EMDR (Eye-Movement Reprocessing Desensitization)
EMDR therapy is both a therapeutic tool and a trauma treatment that helps you address the challenges of your past, present, and future. Its effectiveness has been shown in many studies for traumatic memories and Post Traumatic Stress Disorder (PTSD). EMDR is effective with all ages.
EMDR can be an incredibly powerful way to end your distress and make rapid, effective changes in your thoughts, feelings and behavior. It is inspiring and exciting to see people move out of a reactive frame of mind into a creative, confident approach to life with the help of EMDR.
There are eight phases of EMDR Therapy.
- Phase 1: History and Treatment Planning. The therapist will discuss with you the problem that brought you into therapy. One unique aspect of EMDR is that you do not need to go into any detail for the treatment to be effective.
- Phase 2: Preparation. The therapist will explain the EMDR therapy process in more detail and will teach you techniques that you can use later in treatment to calm yourself when you feel overwhelmed. These may include breathing techniques and mental images that give you a feeling of safety and positive self-worth.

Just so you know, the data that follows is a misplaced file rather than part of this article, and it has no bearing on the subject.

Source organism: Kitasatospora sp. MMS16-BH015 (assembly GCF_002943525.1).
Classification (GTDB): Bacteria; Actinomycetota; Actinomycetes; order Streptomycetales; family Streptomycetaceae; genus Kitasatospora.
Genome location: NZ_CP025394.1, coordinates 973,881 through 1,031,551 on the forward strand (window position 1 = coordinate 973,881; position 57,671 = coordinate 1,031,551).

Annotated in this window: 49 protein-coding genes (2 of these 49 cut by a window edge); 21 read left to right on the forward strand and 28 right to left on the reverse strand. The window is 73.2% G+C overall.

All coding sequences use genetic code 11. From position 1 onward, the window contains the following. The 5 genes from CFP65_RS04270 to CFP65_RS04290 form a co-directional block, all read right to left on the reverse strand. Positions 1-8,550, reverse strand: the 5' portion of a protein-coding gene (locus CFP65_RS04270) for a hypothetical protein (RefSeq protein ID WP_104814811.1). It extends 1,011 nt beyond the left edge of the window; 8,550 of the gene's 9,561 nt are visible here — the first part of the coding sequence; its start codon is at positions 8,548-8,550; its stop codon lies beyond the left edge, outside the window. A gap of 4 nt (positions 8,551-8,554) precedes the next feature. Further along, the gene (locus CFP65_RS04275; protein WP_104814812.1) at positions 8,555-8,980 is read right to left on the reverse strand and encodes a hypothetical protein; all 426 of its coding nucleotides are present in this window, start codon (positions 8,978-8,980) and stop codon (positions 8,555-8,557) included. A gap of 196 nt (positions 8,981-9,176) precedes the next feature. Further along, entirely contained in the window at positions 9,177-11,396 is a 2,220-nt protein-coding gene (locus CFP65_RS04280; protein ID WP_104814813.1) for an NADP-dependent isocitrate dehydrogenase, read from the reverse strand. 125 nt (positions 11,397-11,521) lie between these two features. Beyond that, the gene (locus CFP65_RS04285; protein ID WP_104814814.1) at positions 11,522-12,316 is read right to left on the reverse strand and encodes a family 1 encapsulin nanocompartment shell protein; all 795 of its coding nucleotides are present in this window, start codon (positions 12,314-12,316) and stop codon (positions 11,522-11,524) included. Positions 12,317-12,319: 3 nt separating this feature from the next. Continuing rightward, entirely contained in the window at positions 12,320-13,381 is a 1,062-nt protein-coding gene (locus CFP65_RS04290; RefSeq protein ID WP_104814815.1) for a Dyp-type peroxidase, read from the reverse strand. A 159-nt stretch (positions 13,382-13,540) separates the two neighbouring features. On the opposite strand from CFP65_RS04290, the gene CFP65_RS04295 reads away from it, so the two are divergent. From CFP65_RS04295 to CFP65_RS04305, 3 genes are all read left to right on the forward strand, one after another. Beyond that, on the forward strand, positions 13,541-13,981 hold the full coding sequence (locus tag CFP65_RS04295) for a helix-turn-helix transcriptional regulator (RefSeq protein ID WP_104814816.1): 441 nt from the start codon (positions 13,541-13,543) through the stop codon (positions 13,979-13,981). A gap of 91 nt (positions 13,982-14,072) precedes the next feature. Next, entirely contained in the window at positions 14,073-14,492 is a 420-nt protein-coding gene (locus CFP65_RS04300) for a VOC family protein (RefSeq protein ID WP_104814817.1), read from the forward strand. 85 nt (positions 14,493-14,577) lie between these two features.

- Phase 3: Assessment. The therapist will help you identify a traumatic image and an associated negative cognition that you wish to change. You will also identify a positive cognition which will replace the negative cognition.
- Phase 4: Desensitization. You will focus on the traumatic image, the negative cognition and disturbing emotions and body sensations. The therapist will lead you through a set of eye movements or other forms of stimulation such as alternate hand-tapping or bilateral auditory tones. As the original discomfort lessens, the therapist may guide you to focus on additional traumatic images, negative cognitions or disturbing emotions and body sensations as a target for desensitization.
- Phase 5: Installation. Through the use of eye movements or other forms of stimulation, the therapist will help you strengthen and reinforce the positive cognition.
- Phase 6: Body scan. You will focus on the traumatic event and scan your body to see if there is any residual tension. If there is, you will repeat phases 4 and 5 to reprocess the event and remove the tension.
- Phase 7: Closure. The therapist will help you use self-calming techniques so that you end the session feeling better than when you started. The therapist will also guide you in what to expect between sessions and how to handle the thoughts and feelings that may occur.
- Phase 8: Reevaluation. At the beginning of each subsequent session, the therapist will check to make sure that the benefits of the previous sessions are still in effect. The therapist will identify new areas that need treatment and help you reprocess them as needed.